Yesterday, we talked about WHAT capital is.
It’s applied human skill — whether whittling intricate ceremonial fetishes or calculating quantum permutations at the Event Horizon of a Black Hole, everything else in the Universe is free. Applied human skill is the only capital. And, that capital creates our “economies,” or “economy” depending how macro you want to go with it.
I don’t know whether you’ve ever had truck with a possum — say a possum who sneaks in through the cat door to chow down on the free dried catfood in your kitchen — but possums have a famous survival skill they use (after making a nasty little display with their weird, prehistoric teeth) which is simply playing dead.
Now, a lot of people — especially economists and political pundits — like to opine that our economy is playing possum. Or that we are “broke,” and therefore can’t put out marsh fires (like the one in Louisiana choking New Orleans with smoke, today). No: we have the human capital. We just aren’t distributing it correctly.
The fundamental problem with the economy is that it is the parrot in the Monty Python sketch:
dead parrot (not a Norwegian Blue)
The engine of the American economy post-WWII was the automobile industry. The Japanese targeted it, and, combined with Detroit’s arrogance, by the 1973 “Energy Crisis” that engine stopped revving. American presidents Ford, Carter and Reagan all tried to goose the “economy” with little result. The “rust belt” of great midwestern manufacturing states was in decline, and nothing new was coming along to take its place.
The computer industry appeared out of the garages of unemployed hardware and software designers, mostly in San Francisco’s Silicon Valley, but also in the high-tech hub around Boston, etc. THAT was the new engine that began to shoulder the burden as the old industrial base declined.
In the 1990s, the Internet and the explosion of information technology produced the largest expansion of the economy ever seen in US history, and a strange series of confidence games, ripoffs and phony money-swaps that ended in 2001 with the collapse of the “bubble.”
From 2001 to 2009, the old “energy crisis” was ignored, and the entire expansion of the “economy” seemingly consisted of mortgage refinancing and outsourcing of the old industrial base, and, tragically, the NEW industrial base, so that when the 2008 collapse occurred, it was a rickety Tower of Babble unsupported by any REAL human capital. The magic money evaporated and here we are.
But economists and governments, pundits and politicians keep prodding and poking the old economy, hoping to wake it up: cash for clunkers (goose autos), home mortgage deductions (goose housing), etcetera.
We have fought two (and, arguably three) wars since 1990 over our oil addiction, and we’re still looking at the same problem that has stared us in the face since 1973: the gasoline-powered automobile is a dinosaur, global warming or not. Sadly, the oil barons have so much magic money invested in the human economy that they are as unwilling to accept the deadliness of their product (as a long-term proposition) as the tobacco industry was. Alas, the tobacco industry NEVER had the kind of un-self-conscious influence that the carbon industry does.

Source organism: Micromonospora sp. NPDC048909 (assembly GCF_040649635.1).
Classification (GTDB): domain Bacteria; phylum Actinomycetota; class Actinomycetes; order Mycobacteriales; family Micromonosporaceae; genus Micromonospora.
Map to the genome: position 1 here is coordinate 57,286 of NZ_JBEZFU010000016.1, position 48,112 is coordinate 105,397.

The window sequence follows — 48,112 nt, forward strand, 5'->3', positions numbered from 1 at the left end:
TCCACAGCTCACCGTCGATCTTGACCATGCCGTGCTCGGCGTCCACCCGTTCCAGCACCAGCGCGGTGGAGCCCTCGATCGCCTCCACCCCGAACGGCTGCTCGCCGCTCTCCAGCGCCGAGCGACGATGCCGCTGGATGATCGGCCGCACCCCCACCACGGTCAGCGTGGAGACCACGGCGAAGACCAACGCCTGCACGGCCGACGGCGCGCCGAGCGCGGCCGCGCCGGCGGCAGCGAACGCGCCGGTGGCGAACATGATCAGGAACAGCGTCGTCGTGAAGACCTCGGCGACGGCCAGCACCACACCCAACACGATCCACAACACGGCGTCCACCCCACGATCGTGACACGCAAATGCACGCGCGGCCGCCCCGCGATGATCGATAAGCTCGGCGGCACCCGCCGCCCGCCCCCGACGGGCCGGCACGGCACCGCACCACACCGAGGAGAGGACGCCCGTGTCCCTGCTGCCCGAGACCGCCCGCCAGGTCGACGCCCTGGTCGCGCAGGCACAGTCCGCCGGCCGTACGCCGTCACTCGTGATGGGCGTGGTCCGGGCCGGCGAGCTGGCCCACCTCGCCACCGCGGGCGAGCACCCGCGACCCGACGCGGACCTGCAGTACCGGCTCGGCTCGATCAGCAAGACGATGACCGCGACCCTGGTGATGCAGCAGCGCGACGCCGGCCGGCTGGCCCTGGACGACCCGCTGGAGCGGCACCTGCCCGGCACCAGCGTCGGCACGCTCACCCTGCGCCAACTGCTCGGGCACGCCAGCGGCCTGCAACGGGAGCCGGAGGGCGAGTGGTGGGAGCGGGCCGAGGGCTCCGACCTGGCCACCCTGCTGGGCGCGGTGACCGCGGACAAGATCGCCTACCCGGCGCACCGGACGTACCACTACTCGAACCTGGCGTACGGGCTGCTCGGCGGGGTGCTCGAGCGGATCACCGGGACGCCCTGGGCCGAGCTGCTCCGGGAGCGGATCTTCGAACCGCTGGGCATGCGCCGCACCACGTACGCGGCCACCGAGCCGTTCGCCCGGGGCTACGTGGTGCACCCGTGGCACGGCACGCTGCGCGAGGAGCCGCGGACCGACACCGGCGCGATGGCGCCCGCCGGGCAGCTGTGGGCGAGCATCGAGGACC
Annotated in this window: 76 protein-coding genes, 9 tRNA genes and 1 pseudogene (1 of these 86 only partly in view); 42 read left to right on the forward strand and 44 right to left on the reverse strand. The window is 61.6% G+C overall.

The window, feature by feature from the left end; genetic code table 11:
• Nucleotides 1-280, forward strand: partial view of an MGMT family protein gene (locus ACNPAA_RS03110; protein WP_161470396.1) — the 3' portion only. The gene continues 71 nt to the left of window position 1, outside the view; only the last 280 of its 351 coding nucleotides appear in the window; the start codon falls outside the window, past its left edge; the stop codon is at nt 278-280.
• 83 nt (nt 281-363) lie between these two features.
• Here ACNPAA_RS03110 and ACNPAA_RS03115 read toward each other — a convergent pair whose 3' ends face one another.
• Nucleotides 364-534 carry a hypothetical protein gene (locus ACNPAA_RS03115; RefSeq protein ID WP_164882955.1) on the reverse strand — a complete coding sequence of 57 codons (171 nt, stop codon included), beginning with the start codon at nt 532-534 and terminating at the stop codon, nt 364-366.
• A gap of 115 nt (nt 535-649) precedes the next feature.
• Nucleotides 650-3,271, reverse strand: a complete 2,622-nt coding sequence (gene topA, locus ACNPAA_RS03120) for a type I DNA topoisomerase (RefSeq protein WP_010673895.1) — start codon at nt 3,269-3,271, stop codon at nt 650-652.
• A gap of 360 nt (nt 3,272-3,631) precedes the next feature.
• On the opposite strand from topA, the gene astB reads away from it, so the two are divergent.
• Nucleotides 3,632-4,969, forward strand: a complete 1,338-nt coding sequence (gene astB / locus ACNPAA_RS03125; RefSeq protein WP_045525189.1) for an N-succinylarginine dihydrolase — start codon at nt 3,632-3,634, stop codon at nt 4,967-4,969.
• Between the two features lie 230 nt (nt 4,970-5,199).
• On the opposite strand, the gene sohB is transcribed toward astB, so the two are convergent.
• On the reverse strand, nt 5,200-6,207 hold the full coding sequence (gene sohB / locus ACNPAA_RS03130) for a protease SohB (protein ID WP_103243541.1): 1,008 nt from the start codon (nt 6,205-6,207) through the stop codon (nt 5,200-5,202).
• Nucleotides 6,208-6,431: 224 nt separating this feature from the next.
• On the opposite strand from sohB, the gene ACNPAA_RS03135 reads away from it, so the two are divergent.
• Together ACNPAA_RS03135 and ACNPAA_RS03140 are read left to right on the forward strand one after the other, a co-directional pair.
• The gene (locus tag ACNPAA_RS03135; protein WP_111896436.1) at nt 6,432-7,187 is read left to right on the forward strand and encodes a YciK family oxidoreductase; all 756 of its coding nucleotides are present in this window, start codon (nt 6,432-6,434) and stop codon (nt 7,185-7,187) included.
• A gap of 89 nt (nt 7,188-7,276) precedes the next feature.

But they waggle and wobble and garble and gritch about the economy, and all those hoary heads continue to circle the possum, suggesting different ways of prodding it, different sticks and approaches to waking the varmint up.
They miss one all-important fact:
The possum is not playing dead. The possum IS dead.
That’s the dead parrot of the Monty Python sketch. And that’s the problem.
Mr. Praline: Never mind that, my lad. I wish to complain about this parrot what I purchased not half an hour ago from this very boutique.
Pet Shop Owner: Oh yes, the, uh, the Norwegian Blue…What’s,uh…What’s wrong with it?
Mr. Praline: I’ll tell you what’s wrong with it, my lad. ‘E’s dead, that’s what’s wrong with it!
Owner: No, no, ‘e’s uh,…he’s resting.
Mr. Praline: Look, matey, I know a dead parrot when I see one, and I’m looking at one right now.
Owner: No no he’s not dead, he’s, he’s restin’! Remarkable bird, the Norwegian Blue, idn’it, ay? Beautiful plumage!
Mr. Praline: The plumage don’t enter into it. It’s stone dead.
Owner: Nononono, no, no! ‘E’s resting!
Mr. Praline: All right then, if he’s restin’, I’ll wake him up! (shouting at the cage) ‘Ello, Mister Polly Parrot! I’ve got a lovely fresh cuttle fish for you if you
Alas, the parrot is no more responsive than our dead possum.
Let me go a little macro on you:
The old economy is dead. (To use that most-overused and despised buzzword of common parlance as a substitute for actual thought: it was not “sustainable.”)
The new economy has not yet appeared, and the Third Industrial Revolution (Alvin Toffler’s “Third Wave” arguably) is wreaking havoc on our human capital. THAT is the issue. Fix that and you fix the economy. Don’t fix it and the economy don’t get fixed. Fix the HUMAN capital and the “real” money and the “magic money” will take care of themselves.
You can kick and prod and poke and poozle until your poozler is sore, but that possum is not waking up.
So, what ought we to do about it?
Good question. Answers tomorrow.